Review: Bridesmaids (2011)
Paul Feig's Bridesmaids is a hilarious, touching, Rabelaisian (that means poop humor!) born-loser comedy which has so many laughs it hurts (in a good way), bright human insights and identifications and an awards-worthy acting performance from the amazing Kristen Wiig ("Saturday Night Live," Walk Hard, MacGruber, Paul) as Annie, an endearing crazy woman on the edge.
The film isn't quite sure whether it wants to be a realistic-wacky or pure absurdist film, which is noticeable, but it's still remarkably of a piece. It goes for laughs like nobody's business, and finds quite a few, in good rhythm, so I won't inquire too much into its intellectual origins.
Annie's life is headed downhill. She's lost her business, a cupcake shop, and her boyfriend, and is in a self-destructive hook-up relationship with a real jerk (Jon Hamm, hilarious). Then her best friend since childhood, Lillian (Maya Rudolph, Away We Go, MacGruber, great), announces her impending marriage to a guy who seems pretty solid, understandably bittersweet news for Annie to hear.
But Annie tries to be excited for her friend and agrees to be the maid of honor, which involves various duties for which she is ill-suited for various reasons. Unfortunately a rival for her maid of honor role appears in the person of Lillian's "new best friend" (also now her rival for best best friend), Helen (Rose Byrne, Insidious, X-Men: First Class, wonderful), who is the wife of Lillian's fiancé's boss, very rich and quite interested in snagging Lillian away from Annie in the friend department. Whether through bad luck, fate, some kinds of passive-aggression or Annie's being frazzled over the many changes and insults happening in her own life, this proves to be pretty easy for Helen to do, as Annie navigates from embarrassing disaster to humiliating disaster in helping plan the lead-up to Lillian's wedding.
I won't spoil how exactly this happens, but some of these sequences are already justifiably famous, no-hold-barred classic comedy moments. Again, if you can't take a little humor about bodily functions, you are warned away. I've seen it three times, and did notice some people seeming to walk out at various points all three times. It may not be for everybody. But also, all three times, the laughs were abundant and satisfying, so we in the audience didn't seem to care too much that some in the crowd were oversensitive.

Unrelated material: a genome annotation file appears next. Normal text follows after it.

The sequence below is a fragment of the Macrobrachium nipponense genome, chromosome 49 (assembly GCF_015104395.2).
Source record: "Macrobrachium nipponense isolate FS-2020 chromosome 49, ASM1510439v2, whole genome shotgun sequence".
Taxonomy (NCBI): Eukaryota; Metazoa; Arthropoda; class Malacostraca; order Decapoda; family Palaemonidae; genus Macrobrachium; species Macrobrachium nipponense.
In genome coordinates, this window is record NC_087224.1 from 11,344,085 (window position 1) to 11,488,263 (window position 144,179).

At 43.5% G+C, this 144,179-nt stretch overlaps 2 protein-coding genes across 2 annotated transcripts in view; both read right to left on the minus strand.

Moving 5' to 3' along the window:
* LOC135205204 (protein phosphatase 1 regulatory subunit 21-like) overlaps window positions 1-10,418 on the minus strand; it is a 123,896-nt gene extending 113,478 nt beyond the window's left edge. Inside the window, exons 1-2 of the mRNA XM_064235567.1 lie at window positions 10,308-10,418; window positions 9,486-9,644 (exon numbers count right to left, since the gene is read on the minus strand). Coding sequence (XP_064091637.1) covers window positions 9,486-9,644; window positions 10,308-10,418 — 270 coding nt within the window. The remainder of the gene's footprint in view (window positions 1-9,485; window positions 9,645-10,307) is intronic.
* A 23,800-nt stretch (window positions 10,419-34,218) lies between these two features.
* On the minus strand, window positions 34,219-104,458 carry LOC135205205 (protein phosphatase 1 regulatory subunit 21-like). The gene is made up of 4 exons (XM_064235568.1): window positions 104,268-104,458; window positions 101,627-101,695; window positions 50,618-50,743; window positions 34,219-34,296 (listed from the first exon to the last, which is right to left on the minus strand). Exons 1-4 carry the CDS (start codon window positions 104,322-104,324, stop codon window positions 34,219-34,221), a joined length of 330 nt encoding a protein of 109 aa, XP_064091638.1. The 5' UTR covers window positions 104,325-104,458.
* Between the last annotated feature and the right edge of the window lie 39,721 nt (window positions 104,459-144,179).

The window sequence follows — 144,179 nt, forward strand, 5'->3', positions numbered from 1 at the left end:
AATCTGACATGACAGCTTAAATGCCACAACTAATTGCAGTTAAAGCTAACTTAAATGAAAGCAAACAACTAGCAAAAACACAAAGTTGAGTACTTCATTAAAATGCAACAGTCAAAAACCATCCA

Many of the laughs come from seeing what big brick life will throw at Annie next. The film consistently makes these setbacks bigger and bigger, testing the audience's belief in the story while always bringing the laughs. It's fun to experience as a filmgoer, and it's also fun to see crowds react to this teasing.
Meriting special mention among the bridesmaids is the sister of the groom, Megan (Melissa McCarthy, priceless). McCarthy gets some (but not all) of the most outrageous moments, and is uproarious. Chris O'Dowd is great as Officer Rhodes, an Irish cop who loves Annie's cream puffs and notices her taillights. Look for O'Dowd in romantic comedies opposite every major Hollywood leading lady. The late great Jill Clayburgh is also funny, dotty and believable as Annie's mom.
There are several scenes of visual poetry which are like great short films in themselves, and most are mixed with a precise and joyous perfect comic timing. Again without spoilers, Annie's inebriated plane ride has a wonderful throwaway punchline you can use to impress your friends and neighbors, another scene plants two words in the viewer's head near the beginning which Annie breathlessly yells later for the payoff, and a scene in a car near the end has Wiig channeling Bugs Bunny and/or Wile E. Coyote to great effect. If you have an asthma inhaler, puff it just before the lights go down or bring it with you just in case.
If you don't mind or can appreciate some ribaldry and obscenity, and can laugh at people, Bridesmaids is a pretty good bet any time. There are waves and crescendoes of dangerous laughter. Give this Wiig an Oscar already, and more and more starring vehicles. And if we start giving Oscars for great comedic work, let's throw in at least a nomination for the masterful director Feig. Thank you, that is all.
The Magic of the Movies